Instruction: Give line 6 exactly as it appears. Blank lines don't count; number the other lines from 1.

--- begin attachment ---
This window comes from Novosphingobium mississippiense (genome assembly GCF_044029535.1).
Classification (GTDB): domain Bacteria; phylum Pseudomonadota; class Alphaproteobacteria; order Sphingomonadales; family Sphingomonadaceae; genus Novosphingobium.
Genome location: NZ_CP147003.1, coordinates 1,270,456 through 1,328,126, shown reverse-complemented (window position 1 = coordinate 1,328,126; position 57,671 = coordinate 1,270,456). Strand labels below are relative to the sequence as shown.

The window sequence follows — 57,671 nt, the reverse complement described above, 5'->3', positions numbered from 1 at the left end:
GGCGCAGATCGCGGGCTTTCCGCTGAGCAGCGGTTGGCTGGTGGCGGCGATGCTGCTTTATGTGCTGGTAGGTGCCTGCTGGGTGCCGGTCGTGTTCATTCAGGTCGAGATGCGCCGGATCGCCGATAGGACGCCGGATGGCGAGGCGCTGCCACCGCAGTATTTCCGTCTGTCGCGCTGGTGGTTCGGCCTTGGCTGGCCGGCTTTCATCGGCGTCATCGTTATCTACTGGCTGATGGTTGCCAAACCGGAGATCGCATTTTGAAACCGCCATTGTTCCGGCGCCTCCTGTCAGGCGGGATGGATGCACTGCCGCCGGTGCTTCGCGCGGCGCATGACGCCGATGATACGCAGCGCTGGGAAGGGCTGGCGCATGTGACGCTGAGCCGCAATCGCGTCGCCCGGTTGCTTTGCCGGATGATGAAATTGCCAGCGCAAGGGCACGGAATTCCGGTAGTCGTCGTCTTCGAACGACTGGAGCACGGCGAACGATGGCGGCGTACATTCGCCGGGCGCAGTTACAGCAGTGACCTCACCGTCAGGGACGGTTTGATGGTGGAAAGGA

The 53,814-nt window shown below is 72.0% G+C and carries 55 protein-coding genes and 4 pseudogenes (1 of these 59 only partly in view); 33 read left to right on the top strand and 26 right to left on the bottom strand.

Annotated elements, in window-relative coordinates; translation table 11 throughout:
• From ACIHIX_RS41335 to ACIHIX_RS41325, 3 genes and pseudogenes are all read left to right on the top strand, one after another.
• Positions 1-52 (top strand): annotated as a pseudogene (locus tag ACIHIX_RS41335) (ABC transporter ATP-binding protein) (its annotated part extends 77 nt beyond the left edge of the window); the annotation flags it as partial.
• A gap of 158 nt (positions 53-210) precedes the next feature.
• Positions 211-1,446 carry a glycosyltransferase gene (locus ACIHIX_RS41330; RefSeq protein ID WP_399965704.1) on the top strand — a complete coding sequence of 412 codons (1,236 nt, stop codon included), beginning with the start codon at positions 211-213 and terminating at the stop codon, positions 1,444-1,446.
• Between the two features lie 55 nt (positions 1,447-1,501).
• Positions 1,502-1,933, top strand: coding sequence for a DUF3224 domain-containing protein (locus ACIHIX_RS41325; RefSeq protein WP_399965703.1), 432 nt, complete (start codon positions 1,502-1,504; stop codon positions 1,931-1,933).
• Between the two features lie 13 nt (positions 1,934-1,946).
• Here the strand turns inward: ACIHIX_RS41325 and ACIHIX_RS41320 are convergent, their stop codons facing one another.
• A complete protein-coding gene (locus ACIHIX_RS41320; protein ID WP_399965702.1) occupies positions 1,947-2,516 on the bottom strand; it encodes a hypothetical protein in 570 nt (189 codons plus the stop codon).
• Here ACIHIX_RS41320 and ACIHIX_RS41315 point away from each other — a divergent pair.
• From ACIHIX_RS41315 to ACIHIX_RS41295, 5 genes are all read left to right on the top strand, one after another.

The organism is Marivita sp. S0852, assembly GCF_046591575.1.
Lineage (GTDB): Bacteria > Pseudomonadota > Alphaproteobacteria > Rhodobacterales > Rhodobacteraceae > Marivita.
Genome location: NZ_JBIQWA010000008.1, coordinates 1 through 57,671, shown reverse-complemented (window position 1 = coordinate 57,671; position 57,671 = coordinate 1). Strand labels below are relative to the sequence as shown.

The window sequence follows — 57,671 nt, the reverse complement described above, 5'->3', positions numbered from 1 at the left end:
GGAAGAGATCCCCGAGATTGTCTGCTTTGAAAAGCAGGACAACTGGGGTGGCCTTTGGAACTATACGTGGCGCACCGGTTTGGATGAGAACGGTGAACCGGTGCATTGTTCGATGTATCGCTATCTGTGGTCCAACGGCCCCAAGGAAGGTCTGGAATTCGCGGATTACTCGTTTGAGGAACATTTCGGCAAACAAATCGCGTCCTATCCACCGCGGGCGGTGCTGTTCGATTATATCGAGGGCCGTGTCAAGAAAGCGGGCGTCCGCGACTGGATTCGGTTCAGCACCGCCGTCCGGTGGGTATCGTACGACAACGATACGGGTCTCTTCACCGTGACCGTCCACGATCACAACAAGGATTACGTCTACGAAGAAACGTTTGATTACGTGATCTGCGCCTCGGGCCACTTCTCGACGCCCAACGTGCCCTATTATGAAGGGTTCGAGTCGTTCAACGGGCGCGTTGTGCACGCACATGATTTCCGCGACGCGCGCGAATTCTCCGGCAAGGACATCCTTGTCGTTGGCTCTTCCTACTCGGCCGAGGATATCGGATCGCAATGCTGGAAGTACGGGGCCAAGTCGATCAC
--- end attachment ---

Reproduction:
The 53,814-nt window shown below is 72.0% G+C and carries 55 protein-coding genes and 4 pseudogenes (1 of these 59 only partly in view); 33 read left to right on the top strand and 26 right to left on the bottom strand.